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Plagiarism: Understanding and avoiding


Keep track of your sources

Most of the library databases will provide a citation for you. You can either email the information to yourself or grab it as you're doing your research. However you save them, these citations need to be double checked by you to ensure they are following the correct citation guidelines.

If you use the folder option make sure you get the information before you leave the library database - the folders are temporary.

Take good notes
  • Create a detailed list of all of the sources you plan to use in your paper
  • Save all of the citation details is essential for finding the resource again
  • Remember to keep track of page numbers where you've taken content
  • Highlighting and underlining are good ways of identifying your direct quotes and paraphrases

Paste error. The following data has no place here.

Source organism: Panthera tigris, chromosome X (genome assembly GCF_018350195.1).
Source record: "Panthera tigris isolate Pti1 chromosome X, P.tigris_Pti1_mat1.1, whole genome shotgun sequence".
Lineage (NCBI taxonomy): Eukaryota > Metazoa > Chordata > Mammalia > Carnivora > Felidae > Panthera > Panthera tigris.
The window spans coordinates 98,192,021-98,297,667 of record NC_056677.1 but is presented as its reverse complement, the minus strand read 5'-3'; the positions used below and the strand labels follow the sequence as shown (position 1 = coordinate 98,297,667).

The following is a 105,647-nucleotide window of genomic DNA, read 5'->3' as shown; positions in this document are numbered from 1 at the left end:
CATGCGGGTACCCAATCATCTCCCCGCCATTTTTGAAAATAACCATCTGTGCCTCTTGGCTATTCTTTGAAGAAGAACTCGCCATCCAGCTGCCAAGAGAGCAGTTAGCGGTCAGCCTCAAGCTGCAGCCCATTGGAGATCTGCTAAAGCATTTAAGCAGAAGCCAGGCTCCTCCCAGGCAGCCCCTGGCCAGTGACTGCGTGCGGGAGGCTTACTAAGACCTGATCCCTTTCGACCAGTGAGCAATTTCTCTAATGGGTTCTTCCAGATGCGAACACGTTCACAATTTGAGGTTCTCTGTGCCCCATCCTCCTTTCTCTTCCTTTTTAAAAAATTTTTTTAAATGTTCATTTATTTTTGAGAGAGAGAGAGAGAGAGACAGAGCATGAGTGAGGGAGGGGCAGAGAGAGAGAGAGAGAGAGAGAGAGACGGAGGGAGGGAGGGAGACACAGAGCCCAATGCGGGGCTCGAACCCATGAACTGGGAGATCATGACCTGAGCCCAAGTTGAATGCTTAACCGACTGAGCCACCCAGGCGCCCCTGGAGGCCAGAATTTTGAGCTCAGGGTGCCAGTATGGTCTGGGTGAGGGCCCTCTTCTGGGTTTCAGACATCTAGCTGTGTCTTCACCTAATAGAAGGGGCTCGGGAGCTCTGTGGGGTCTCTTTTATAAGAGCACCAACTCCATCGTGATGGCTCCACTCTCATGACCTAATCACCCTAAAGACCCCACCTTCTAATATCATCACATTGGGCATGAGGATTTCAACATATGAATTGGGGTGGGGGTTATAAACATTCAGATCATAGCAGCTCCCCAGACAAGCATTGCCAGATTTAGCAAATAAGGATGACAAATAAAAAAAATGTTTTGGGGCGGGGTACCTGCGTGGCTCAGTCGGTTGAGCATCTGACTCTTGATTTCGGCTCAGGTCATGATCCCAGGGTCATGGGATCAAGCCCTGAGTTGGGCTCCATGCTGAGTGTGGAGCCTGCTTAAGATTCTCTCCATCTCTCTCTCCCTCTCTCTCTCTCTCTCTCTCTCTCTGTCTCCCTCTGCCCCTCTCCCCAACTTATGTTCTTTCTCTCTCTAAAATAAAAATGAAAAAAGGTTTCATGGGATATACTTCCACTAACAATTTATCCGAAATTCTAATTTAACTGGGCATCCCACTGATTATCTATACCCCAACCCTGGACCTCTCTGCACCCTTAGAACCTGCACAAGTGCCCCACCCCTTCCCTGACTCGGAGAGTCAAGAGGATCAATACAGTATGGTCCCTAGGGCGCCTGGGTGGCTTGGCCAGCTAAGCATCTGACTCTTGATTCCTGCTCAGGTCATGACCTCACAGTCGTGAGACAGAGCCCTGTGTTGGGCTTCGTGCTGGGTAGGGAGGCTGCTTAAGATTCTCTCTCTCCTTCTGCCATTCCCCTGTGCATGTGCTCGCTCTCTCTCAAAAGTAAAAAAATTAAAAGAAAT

Ask for help!

Make an appointment with a Librarian or a Writing Tutor.

Be kind to yourself - do not procrastinate

student with open laptop

Researching, writing and citing take time so creating a timeline can be helpful to stay on track. If you allow yourself enough time, you will be less likely to unintentionally plagiarize. And remember, it's still plagiarism even when unintentional.

When in doubt, cite your source!


Image of student by Jan Vasek on Pixabay CC0

How to avoid plagiarism

When writing an academic paper, you must acknowledge all the resources (oral, print or web) that you used in your research. Not only does this allow your instructor to locate the sources you mention, it prevents you from being accused of plagiarism. In most instances, plagiarism is unintentional; it can be confusing to know what to cite. In general, it is better to be safe than sorry.

Questions to ask yourself: